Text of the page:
ing and currency ystem back into the
arena of party potitiea."
Failure to roa"t tx revi;on
"through sheer political tvwardior," al
so wa charged ainti-t the HepuWi
llaiwi of Republican publ-r eoemomy
cre trarded a "false pretense,'' but
the attack on the Republicans reached
its climax in a separate plank devoted
to "Republican corruption."
This section discussed the "shocking
disclosure of the lavish use of money"
by candidates for the Republican presi
dential nomination and the "conviction
of a Republican senator" from Michi
gan, charged with having violated cam
paign expenditure laws, to draw the in
ference that there is indicated "the re
entry, under Republica-n auspices, of
money as an influential factor in elec
tions" and "'stern popular rebuke," is
invoked. If the Republicans, the plank
adds, control the Senate only by virtue
of the Michigan election mentioned.
Banker Alleged to Have Taken Stock
from Widow and Son Injunc
tions Issued. .
Poultney, July 2. Five injunctions
were served yesterday on Henry A.
Spallholr, 'president of the First Na
tional bank of this town; Henry M.
Matot, president of the William Grif
fith Slate Co., Inc.; J. K. Holme, secre
tary of the company; R. M. (ioodspeed,
a director in the company, and L. R.
Runkle, cashier of the First National
bank, all of this town, and Henry A.
Fpallho', jr., president of the First Na
tional bank of Salem, N. Y. They were
signed by Superior Court Judge F. M.
Butler of Rutland and strictly enjoin
the men from selling or transferring
the books, certificates and shares of
stock of the William Griffith Slate Co.,
Inc., valued by experts at $100,000.
The bill was brouifht on the com
plaint of Catherine (Jrillith, widow of
William Griffith; W. I. Griffith, her son,
and Henrietta, his wife, all of this town.
They allege that Mr. Spallholz and his
son," the former a prominent banker in
this town and a member of the Metho-"
dint church, have defrauded them of
slate quarry property valued by ex
perts at f loii.oi Hi.
The defendants, the bill claims, ob
tained the property by manipulations
through the bank, "it alleges thst Mr.
Spallholr. and his son secured 100
shares, the full amount of Che capital
stock, by misrepresentations to the
widow, who is S3 years old, to young
Griffith and his wife, using the direc
tors of the bank an dummies in the
slate conipauy. None of the directors
held anv of the stock.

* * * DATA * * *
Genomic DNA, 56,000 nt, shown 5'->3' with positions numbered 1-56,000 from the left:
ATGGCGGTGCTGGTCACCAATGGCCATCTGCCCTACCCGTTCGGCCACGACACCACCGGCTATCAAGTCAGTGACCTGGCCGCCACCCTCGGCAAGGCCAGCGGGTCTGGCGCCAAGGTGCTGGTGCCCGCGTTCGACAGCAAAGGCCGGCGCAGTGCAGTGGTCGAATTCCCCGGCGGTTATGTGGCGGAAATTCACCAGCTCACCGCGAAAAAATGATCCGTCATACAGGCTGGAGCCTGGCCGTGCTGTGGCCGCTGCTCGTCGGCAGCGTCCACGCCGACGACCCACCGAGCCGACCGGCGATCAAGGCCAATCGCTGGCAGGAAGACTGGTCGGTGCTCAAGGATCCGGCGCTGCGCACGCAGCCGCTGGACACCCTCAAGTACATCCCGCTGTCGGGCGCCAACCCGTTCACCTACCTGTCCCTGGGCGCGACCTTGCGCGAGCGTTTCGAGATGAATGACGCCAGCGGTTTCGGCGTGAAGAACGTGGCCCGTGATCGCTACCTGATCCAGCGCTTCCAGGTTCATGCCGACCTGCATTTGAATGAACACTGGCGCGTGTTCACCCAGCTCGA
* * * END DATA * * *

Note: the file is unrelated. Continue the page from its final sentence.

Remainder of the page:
Mrs. Charles Baldwin of Keene, N.
II., and Miss Etta Stcbbins of Wash
ington, D. C, are spending some time
with their mother, Mrs. O. F. Stcb
bins, at her home on North street.
Charles W. Avery of Pla infield, N. J.,
a former resident of this town, has
been visiting here the past week.
Miss Frances Collins has completed
her school in Springfield, Mass., for the
year and is at the home of her moth
er, Mrs. B. A. Collins, for the summer
Mrs. N. M. Jolinoon. son, Howard,
daughter, Klinor, ami mother. Mr. U.
O. Shailer, have gone to Middletow n.
Conn., the latter's home to visit for a
few weeks.
Fiigene F. Parker ha completed hi
duties for the year at Harvard college.
Cambridge, M'., and is at the home
of his mother, Mr. Mattie Parker.
Mrs. .1. C. Ihinahue has been visiting
in St. Albsn. Her daughter, a tea. her
in that city, accompanied her home.
Mr. and 'Mr. Frank A. Gokry and
daughter, Msrjorie, of Kvcrett. Mass.,
are visiting at the home of hi par
ent. Mr. and Mr. C. C. Gokey.
George A. Stevens, who met with a
serious aerident lat week, while work
ing in the C. M. Davis mill at North
field Falls, is making a satisfactory re
covery, and it is expected that he will
be able to leave Hilton hospital this
week. Mr. Steven injured his right
hand so badly that amputation was
Miss Miriam Kimball is visiting her
sister. Mrs. K. I). Wort hen, in Bur
lington. .slicing Smith has moved hi family
to Randolph, where he has employment
in the Battle garage.
V r ftond and wife attended com
mencement at Burlington, where their
son. Maurice, was one ol tne graduate.
Prini-i im 1 . I.. Sawver ha returned
to his home in Ombridge. Mass. He
ha been enesged to run the academy
another vear.
The cirls for the Hanoum camps ar
rived this week.
Mi Mabel Berry and Mi A. K.
of amhridue. Mass., arrived at
the Perrv cottage Thursday.
Andra 'Blodtrett is at the girls' scout
camp at Willoughhy lake.
Mrs. vV. H. 1'erkins ana uuio'-i.
Fvelvn. who have been at S. C. Ste
vens' for two weeks, e Tuesday for
A'heville. X. C.
Th river driver camped on Rices
land near the bridge June 2 to .10.
Mr. and Mr. Wilbur Scrmner oi
smlturH visited their dauchter, Mrs.
H. C. Sanborn. Wednesday.
Mr. Max Hill i entertaining her
mother, Mr., t ook, from t hateaugay.
N. V. . .
It. sl.L and "irt of his family
came Wednesday from Corinth to do
hi havinx on the kw farm.
Mr" I'tHlnn is entertaining her
broher. Mr. Ijithrop. from; Detroit
Dashing His Hopes.
Palmist - You will not be able lo find
. ,,rt I ran see Ten ander;rr